Rose rosette disease (RRD) is attacking Knock Out Roses.  RRD manifests itself as with elongated and bright red branching.  Knock Out roses and Drift roses are especially susceptible.  RRD began appearing in about 2009 in Dallas.

Knockout Rose Disease  Elongated red branches contain microscopic mites

Elongated red branches contain microscopic mites

You will see the pointed, elongated growth as shown above this is often referred to as “witch’s broom.” Your Knock Out rose will have more thorns; its buds, leaves and flowers will be distorted.  The rose will be become more susceptible to mildew and black spot and generally die in two to five years.

RRD Knock Out rose disease contain microscopic mites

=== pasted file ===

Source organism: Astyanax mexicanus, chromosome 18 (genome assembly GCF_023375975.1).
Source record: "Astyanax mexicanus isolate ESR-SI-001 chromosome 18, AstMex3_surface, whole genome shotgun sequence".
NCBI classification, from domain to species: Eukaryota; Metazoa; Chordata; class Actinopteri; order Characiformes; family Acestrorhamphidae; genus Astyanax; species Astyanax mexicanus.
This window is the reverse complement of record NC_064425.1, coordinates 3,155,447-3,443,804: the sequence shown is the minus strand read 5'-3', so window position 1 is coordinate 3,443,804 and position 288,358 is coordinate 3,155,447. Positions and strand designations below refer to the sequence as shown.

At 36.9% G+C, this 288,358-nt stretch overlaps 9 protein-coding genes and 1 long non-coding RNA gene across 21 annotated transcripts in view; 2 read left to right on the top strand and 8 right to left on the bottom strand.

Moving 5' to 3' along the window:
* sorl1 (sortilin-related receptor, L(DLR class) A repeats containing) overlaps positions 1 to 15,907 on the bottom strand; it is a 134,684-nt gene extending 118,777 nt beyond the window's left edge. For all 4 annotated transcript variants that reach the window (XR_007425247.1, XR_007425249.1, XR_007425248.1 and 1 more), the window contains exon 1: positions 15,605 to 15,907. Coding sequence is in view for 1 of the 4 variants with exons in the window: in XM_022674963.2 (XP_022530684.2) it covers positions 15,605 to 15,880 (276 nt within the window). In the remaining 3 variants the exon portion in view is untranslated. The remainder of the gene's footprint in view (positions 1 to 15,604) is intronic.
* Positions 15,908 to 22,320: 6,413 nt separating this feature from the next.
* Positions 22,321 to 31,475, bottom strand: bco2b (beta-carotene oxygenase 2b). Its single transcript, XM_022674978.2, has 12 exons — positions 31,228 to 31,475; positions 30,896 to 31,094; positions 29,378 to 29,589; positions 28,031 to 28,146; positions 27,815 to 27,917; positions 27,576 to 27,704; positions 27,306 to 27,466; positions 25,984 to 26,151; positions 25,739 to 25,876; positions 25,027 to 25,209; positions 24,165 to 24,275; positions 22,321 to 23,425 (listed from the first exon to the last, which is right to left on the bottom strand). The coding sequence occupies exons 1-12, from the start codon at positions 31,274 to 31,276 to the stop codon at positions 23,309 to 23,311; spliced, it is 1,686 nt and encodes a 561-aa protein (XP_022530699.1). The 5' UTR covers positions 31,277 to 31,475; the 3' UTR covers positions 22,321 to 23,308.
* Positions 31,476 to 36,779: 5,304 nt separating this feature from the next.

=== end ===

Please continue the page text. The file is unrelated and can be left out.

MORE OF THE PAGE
Elongated red branches contain microscopic mites

The Knockout Rose disease is a virus carried on the wind by a winglesss mite, the eriophyid mite.  Mass plantings are generally all infected.  There is no treatment.  The rose will be infected in May though may not be symptomic for a few months thereafter.  The mites can survive a winter in the live canes.  When you remove the foliage you remove the mites.

Knock Out Rose Disease

Knock Out Rose Disease

However, the cure suggested is to remove any infected plant completely.  It contains the damaging mites.  It has been noted that removing the damaged part of the plant often encourages the mites living within the plant to simply move lower.

The Pennsylvania nursery that introduced ‘Knockout’ roses has suggested that you prune the roses back by 2/3rds while they’re dormant in late winter to remove any overwintering mites and eggs in the bud crevices.